Sy kom met die sekelmaan
deur Hettie Smit, Tafelberg 1937
KAAPSTAD, 30 Maart
Die dag was vaal en flou en verlep, en die droë ure netjies en behoorlik afgebaken soos ’n eindelose ry eenderse langwerpige bakstene in ’n baksteenmuur.
Die ruwe berg
deur Einar Turkowski, vertaal deur Nicol Stassen, Protea
In die land waar die kerse van onder af boontoe brand en dit uit die grond boontoe reën, is daar ’n berg met ’n onheilspellende naam. Niemand kan sê waar die berg vandaan kom nie. Baie mense glo dat die naam self na die berg toe gekom het en hom bedek het op die presiese oomblik wat die sombere gesteente uit die aarde te voorskyn gekom het. Daar word gesê dat die berg ’n skaduwee gooi wat soos ’n diep duisternis van die noordekant af oor die land uitstrek, somber en so swart soos die nag.
The darkest corners
deur Kara Thomas, Ember, 2016
Hell is a two-hour layover in Atlanta. The woman to my right has been watching me since I sat down. I can tell she’s one of those people who take the sheer fact that you’re breathing as an invitation to start up a conversation.
’n Slagterseun met ’n brilletjie
deur Tom Lanoye, vertaal deur Daniel Hugo, Protea Boekhuis, 2008
Augustus 1958, hittegolf. My ma kan dit nie meer waag om te gaan lê nie. Skaars het sy haar uitgestrek of ek, in haar maag, begin so hewig skop dat sy weer steunend moet opstaan. Solank sy werk of regop sit, is ek soet. Sy slaap sittend, in ’n leunstoel wat teen die huweliksbed geskuif is. Haar voete teen my pa s’n, dit is die enigste teerheid wat ek toelaat.
Ons wag op die kaptein
deur Elsa Joubert, Tafelberg, 1968
Dis stil om hulle. In die binneplasie en daar buitekant. Dis asof almal wag. Die Kongolees wat met sy groepie soldate teruggetrek het na die skaduwee van die bome, die plaaswerkers wat versadig na die eerste plunder, stil is onder die bome, wag. Ook hier in die binneplaas wag hulle, soos in die hart van ’n orkaan, op die volgende opstuwig van geweld.
deur Marié Blomerus, Protea Boekhuis 2019
Byna alles is verlede tyd. Dit wat toekomstig is, is net beplanning en nog geen werklikheid nie. Al wat seker is van die toekoms is dat nie een van ons vir altyd hierdie briljante aardbol sal bewoon nie. Maar van dit wat gebeur het, is ons ten minste seker, hoewel groot gedeeltes daarvan vergeet moet word omdat dit vir ons onaangenaam was en nie tot heil of voordeel nie. Ander moet ons soos kleinode bewaar, diep in die holtes van die hart, want hulle het geskitter en ons lewens soos opkomende sonne laat gloei of selfs soos die aandster.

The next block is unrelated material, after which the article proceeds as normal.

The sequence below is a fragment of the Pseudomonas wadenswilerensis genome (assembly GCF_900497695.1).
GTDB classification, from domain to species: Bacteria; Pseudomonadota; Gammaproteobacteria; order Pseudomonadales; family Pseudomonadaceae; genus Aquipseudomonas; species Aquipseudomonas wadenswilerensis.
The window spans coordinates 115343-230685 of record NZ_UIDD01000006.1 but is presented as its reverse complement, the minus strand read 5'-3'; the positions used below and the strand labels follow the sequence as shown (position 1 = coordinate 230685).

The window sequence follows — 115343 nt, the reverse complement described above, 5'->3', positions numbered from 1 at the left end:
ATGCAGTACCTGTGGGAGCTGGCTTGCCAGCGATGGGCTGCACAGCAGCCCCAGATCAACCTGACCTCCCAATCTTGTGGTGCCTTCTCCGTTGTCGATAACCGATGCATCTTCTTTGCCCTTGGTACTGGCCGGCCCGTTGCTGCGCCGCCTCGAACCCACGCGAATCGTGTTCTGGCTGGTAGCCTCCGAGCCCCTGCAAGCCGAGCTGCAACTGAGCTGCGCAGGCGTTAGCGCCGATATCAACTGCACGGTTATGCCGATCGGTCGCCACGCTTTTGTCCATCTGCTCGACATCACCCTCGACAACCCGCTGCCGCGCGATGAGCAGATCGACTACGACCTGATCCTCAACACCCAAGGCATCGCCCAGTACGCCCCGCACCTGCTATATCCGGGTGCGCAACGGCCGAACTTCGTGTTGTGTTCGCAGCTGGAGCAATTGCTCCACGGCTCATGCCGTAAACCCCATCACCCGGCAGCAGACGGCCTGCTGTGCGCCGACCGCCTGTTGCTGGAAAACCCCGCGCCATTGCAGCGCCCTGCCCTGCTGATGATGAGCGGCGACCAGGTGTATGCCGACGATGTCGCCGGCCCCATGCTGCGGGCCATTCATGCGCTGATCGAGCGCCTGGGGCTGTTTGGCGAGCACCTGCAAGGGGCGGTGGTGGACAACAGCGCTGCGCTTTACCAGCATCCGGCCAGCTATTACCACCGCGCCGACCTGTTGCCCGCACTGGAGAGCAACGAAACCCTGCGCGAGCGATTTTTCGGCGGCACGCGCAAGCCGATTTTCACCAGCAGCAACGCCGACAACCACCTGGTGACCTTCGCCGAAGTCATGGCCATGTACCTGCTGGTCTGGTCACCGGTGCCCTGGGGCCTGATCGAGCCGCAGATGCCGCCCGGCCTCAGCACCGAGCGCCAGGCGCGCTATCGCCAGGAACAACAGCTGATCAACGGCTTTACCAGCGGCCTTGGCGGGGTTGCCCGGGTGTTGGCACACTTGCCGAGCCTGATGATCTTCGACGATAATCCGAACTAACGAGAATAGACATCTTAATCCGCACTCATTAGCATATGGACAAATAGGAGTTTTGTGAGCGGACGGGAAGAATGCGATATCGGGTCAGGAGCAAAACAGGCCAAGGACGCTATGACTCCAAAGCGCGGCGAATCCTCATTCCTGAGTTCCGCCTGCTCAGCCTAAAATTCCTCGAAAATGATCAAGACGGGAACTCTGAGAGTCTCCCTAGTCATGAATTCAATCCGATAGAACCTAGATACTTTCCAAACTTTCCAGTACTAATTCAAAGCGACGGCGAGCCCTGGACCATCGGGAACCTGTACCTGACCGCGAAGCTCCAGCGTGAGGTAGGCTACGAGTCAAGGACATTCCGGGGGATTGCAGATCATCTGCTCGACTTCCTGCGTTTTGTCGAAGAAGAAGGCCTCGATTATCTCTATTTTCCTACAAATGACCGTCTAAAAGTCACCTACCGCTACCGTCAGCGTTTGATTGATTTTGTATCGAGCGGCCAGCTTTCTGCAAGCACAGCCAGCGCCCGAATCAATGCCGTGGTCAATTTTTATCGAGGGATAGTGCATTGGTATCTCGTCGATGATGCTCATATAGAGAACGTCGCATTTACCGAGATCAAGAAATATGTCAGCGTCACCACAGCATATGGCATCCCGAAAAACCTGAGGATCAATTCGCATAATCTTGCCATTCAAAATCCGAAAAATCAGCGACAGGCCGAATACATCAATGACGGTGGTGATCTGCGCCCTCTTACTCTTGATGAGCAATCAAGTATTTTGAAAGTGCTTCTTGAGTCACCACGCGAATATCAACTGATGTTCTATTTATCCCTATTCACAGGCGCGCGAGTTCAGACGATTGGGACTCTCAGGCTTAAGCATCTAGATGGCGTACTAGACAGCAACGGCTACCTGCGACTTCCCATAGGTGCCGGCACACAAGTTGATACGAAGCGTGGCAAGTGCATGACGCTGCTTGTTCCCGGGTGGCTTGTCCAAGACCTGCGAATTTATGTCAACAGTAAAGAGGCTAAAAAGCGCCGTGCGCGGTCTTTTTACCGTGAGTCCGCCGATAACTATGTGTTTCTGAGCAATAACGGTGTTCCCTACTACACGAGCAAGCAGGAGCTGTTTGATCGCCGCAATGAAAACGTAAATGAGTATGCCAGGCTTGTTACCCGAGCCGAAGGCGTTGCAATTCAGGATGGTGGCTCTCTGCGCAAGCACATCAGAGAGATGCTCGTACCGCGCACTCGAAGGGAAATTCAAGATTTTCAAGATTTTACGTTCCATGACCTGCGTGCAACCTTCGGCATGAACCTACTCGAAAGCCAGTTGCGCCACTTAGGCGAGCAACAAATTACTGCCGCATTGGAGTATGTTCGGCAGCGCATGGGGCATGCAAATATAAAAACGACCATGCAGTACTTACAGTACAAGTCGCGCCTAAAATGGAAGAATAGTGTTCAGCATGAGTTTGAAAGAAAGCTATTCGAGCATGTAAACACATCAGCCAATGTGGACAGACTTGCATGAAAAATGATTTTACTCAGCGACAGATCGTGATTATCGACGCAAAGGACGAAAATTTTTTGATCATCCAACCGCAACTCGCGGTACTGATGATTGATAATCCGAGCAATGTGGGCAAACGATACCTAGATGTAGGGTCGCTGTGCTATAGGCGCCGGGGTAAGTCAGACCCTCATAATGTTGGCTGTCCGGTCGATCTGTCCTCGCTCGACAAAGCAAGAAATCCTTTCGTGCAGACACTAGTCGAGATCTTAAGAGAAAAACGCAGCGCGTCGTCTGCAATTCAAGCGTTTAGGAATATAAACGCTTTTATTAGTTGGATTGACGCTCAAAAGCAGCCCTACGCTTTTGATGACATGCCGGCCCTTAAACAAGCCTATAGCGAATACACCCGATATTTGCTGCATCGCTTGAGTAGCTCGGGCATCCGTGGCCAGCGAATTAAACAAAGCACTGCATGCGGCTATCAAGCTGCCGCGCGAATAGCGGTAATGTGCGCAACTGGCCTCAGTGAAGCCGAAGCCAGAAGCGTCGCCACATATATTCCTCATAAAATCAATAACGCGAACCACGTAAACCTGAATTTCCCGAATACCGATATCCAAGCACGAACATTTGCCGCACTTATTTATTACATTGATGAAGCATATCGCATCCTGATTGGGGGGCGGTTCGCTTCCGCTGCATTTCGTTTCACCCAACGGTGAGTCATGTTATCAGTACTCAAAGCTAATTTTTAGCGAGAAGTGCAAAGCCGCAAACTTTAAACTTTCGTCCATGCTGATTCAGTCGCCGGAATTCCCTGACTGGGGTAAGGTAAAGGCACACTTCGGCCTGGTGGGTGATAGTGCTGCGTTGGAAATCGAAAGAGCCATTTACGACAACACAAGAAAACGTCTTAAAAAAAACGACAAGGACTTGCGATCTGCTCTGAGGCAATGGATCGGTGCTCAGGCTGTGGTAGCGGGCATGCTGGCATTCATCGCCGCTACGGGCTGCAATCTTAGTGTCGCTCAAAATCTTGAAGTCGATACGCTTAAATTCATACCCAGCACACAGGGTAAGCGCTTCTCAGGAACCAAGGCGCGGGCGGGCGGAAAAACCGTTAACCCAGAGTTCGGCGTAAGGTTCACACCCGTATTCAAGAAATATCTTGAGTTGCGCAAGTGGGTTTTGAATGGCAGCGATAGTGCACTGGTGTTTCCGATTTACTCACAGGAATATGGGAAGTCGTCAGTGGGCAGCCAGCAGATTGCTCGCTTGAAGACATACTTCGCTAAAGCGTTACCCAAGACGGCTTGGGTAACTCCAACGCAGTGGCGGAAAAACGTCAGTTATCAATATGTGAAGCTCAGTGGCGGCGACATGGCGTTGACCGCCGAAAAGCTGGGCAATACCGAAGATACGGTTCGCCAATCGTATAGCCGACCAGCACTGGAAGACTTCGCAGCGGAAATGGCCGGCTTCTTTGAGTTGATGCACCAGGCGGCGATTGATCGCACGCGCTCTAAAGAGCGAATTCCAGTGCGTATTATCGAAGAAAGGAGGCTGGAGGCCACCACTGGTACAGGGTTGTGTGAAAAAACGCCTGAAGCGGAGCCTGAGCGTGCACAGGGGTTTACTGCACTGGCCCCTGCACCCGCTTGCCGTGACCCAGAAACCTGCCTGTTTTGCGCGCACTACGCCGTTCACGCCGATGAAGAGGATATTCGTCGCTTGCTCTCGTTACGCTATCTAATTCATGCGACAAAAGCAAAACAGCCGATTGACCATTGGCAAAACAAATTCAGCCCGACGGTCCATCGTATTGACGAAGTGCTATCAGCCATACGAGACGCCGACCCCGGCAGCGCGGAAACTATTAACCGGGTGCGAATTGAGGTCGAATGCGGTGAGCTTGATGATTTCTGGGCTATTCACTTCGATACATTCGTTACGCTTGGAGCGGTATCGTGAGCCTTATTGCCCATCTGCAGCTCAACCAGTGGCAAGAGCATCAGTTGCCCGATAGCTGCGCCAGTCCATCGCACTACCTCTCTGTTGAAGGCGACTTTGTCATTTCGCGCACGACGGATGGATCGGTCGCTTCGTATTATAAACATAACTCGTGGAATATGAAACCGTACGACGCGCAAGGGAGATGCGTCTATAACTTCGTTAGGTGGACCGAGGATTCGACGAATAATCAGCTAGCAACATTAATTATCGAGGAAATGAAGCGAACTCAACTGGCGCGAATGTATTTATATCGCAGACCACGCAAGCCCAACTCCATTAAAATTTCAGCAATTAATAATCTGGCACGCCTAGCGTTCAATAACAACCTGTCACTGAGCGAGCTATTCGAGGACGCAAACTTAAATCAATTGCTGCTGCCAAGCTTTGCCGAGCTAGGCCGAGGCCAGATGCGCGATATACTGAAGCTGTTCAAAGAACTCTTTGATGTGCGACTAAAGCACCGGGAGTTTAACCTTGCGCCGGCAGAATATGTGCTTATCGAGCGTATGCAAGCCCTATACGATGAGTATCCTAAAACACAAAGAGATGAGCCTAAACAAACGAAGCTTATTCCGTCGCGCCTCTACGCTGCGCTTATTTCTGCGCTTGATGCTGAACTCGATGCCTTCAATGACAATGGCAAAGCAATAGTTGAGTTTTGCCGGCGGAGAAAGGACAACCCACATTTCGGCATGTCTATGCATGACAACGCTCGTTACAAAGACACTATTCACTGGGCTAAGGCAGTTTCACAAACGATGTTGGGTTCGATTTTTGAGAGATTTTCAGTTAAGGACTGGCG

by Ian McEwan, Vintage, 2005
Some hours before dawn Henry Perowne, a neurosurgeon, wakes to find himself already in motion, pushing back the covers from a sitting position, and then rising to his feet. It’s not clear to him when exactly he became conscious, nor does it seem relevant. He’s never done such a thing before, but he isn’t alarmed or even faintly surprised, for the movement is easy, and pleasurable in his limbs, and his back and legs feel unusually strong. He stands there, naked by the bed – he always sleeps naked – feeling his full height, aware of his wife’s patient breathing and of the wintry bedroom air on his skin. That too is a pleasurable sensation. His bedside clock shows three forty. He has no idea what he’s doing out of bed; he has no need to relieve himself; nor is he disturbed by a dream or some element of the day before; or even by the state of the world. It’s as if, standing there in the darkness, he’s materialized out of nothing, fully formed, unencumbered. He doesn’t feel tired, despite the hour and his recent labours, nor is his conscience troubled by any recent case. In fact, he’s alert and empty-headed and inexplicably elated. With no decision made, no motivation at all, he begins to move towards the nearest of the three bedroom windows and experiences such ease and lightness in his tread that he suspects at once he’s dreaming or sleepwalking. If it is the case, he’ll be disappointed. Dreams don’t interest him; that this should be real is a richer possibility. And he’s entirely himself, he is certain of it, and he knows that sleep is behind him: to know the difference between it and waking, to know the boundaries, is the essence of sanity.